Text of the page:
IN THE HIGH COURT OF THE
HONG KONG SPECIAL ADMINISTRATIVE REGION
COURT OF FIRST INSTANCE
ACTION NO 959 OF 2014
||LEUNG KIN KEUNG
||HANG SENG BANK LIMITED
|Before: Deputy High Court Judge Le Pichon in Chambers
|Date of Hearing: 2 May 2017
|Date of Judgment: 16 June 2017
1. This was an appeal pursuant to Order 58, rule 1 of the Rules of the High Court (“RHC”) from the decision of Master Kwang dated 27 January 2017 setting aside the order dated 24 September 2015 of Master M Wong extending the validity of the plaintiff’s writ issued on 30 May 2014.
2. The plaintiff has been one of the defendant’s private banking customers for decades. The defendant has provided banking services and financial advice to the plaintiff in relation to the management of his funds. It was also the banker for the plaintiff’s various businesses.
3. In October and November 2007, relying on the representations of the defendant’s employee, the plaintiff entered into two equity-linked investment transactions (“the ELN investments”). It is alleged that the employee negligently failed to inform the plaintiff of the true extent of his risks involved, that the employee ought to have known that it would only be after 2.5 years that the plaintiff would be given the shares at the “strike price” if at that time the market values of the ELNs were below the “airbag price”. Those were said to be facts material to the plaintiff’s investment decision to the knowledge of the bank’s employee. In the event, the plaintiff sustained losses on 19 and 20 May 2010 in excess of HK$34 million.
4. The chronology of events from the issuance of the writ concern is as follows:
(a) A generally endorsed writ was issued by Messrs CW Chan & Co (“CWC”) (the plaintiff’s former solicitors) on 30 May 2014 but not served.
(b) On 5 June 2014, the defendant informed the plaintiff that his credit card account would be terminated in accordance with the terms of the credit card agreement because certain basic criteria based upon which the credit facilities were granted had changed.
(c) On 6 June 2014 Octopus advised the defendant that the automatic add value service had been cancelled.
(d) Almost a year later, on 18 May 2015, Messrs How & Co (“HC”), the plaintiff’s current solicitors, filed a Notice of Change of Solicitors.
(e) Three days later, on 21 May 2015, the plaintiff filed an ex parte application for extending the validity of the writ supported by his affirmation dated 19 May 2015 (“P’s 1st affirmation”).
(f) The validity of the writ expired on 29 May 2015.
(g) There is a note of the court dated 1 June 2015 to the effect that good reason has to be shown even when the application is made before the time for service has expired.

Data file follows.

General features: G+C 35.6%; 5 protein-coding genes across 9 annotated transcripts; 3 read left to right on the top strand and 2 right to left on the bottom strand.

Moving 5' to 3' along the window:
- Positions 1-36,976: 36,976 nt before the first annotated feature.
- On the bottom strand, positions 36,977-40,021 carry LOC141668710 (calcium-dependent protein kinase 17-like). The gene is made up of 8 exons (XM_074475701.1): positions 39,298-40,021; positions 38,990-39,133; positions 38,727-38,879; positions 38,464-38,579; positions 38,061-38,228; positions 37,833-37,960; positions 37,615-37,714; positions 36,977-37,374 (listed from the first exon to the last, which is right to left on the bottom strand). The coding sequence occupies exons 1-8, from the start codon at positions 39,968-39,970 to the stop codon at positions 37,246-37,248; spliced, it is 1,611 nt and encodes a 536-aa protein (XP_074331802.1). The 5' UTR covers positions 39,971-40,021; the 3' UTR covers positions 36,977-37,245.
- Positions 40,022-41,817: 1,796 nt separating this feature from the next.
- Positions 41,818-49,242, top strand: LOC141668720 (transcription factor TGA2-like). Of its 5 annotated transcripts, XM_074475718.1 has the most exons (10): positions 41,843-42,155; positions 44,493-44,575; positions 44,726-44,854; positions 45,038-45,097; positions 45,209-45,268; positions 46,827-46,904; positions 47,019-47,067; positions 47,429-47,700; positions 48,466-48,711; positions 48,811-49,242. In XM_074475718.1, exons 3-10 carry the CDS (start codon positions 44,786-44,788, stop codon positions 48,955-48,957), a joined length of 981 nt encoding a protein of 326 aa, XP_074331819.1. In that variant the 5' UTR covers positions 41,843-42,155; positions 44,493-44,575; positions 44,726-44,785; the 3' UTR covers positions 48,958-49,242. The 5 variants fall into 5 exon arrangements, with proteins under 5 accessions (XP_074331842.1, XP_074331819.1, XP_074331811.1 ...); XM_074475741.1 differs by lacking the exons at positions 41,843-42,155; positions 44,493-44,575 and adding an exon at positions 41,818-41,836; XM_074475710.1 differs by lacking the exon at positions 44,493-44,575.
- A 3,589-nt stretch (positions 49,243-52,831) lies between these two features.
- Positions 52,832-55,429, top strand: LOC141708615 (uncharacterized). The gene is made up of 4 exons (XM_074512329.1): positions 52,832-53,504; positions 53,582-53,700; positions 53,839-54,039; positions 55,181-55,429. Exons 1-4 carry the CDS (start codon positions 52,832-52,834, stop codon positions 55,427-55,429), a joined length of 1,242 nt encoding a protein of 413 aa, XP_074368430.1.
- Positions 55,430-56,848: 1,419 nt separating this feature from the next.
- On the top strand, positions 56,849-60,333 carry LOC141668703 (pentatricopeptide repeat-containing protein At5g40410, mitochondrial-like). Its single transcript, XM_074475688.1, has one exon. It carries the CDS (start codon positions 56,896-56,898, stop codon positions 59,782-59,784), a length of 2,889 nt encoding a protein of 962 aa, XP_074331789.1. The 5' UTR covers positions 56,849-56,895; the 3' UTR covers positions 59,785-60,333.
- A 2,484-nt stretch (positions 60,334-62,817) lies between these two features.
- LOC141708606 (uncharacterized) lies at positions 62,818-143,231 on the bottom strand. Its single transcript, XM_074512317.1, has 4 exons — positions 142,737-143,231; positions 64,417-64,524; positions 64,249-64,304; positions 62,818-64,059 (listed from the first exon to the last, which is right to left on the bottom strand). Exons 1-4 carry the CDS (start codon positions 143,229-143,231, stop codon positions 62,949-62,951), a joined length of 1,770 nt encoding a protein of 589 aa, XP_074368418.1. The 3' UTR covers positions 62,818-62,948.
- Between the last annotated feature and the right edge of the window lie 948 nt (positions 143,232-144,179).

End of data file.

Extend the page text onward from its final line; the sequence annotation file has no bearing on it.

(h) It appears to have resulted in the plaintiff filing his 2nd affirmation 3.5 months later on 15 September 2015 in further support of his application (“P’s 2nd affirmation”).
(i) On 24 September 2015, Master M Wong extended the validity of the writ for one year, to 29 May 2016.
(j) On 2 December 2015, the defendant informed the plaintiff that the 14 banking accounts the plaintiff and his companies maintained with the bank would be closed within 14 days from the date of the letter.
(k) On 4 December 2015, the plaintiff asked for the reason for closing his accounts and caused his solicitors to issue a pre-action letter on 31 December 2015.
(l) The defendant’s solicitors sent a detailed reply on 12 February 2016 stating the bank’s reasons.
(m) On 25 April 2016 HC enquired of the defendant’s solicitors whether the latter had instructions to accept service.
(n) On 5 May 2016, HC served the writ on the defendant.
(o) On the defendant’s application to set aside service and the order granting an extension of validity of the writ, on 27 January 2017, Master Kwang set aside the order of Master M Wong.
The applicable principles
5. Applications for extending the validity of a writ involve a 2-stage process. First, it needs to be shown that ‘good reason’ exists for the extension sought. Second, once the threshold test is satisfied, the court’s discretion becomes engaged and at that stage the court weighs all relevant factors: see Pacific Electric Wire & Cable Co Ltd v Hu Hung Chiu  1 HKLRD 1000 at §17; RHC Order 6, rule 8 at 6/8/3, §11.
Whether good reason shown for the extension sought
6. P’s 1st affirmation is brief and runs to only two pages. It was to the effect that after issuing the writ on 30 May 2014, the plaintiff’s intention was to negotiate and the writ would only be served failing settlement. However, several days after the writ was issued, the plaintiff allegedly received letters from the defendant asking him to close his bank accounts and credit card accounts.
7. It was then said that the termination of his accounts had cost him much time and trouble especially as the defendant was the only bank that has arrangements with the Hong Kong Jockey Club for the settlement of accounts. Eventually, in the few months prior to making P’s 1st affirmation (presumably in early 2015) the plaintiff was allowed to keep that account. The plaintiff reaffirmed his intention to settle the action and that was the reason he did not want to serve the writ at that time.
8. There was but a single exhibit to P’s 1st affirmation consisting of a letter from the defendant dated 5 June 2014 and an undated computer generated letter from Octopus: see §4(b) and (c) above. It will be seen that the exhibit did not provide any evidence of any threatened closure of the banking accounts he and his companies maintained with the defendant.
9. By the time of P’s 2nd affirmation, the validity of the writ had expired. That affirmation focused, almost entirely, on the plaintiff’s “reason for having negotiation” before serving the writ. He recounted the difficulties he had encountered in...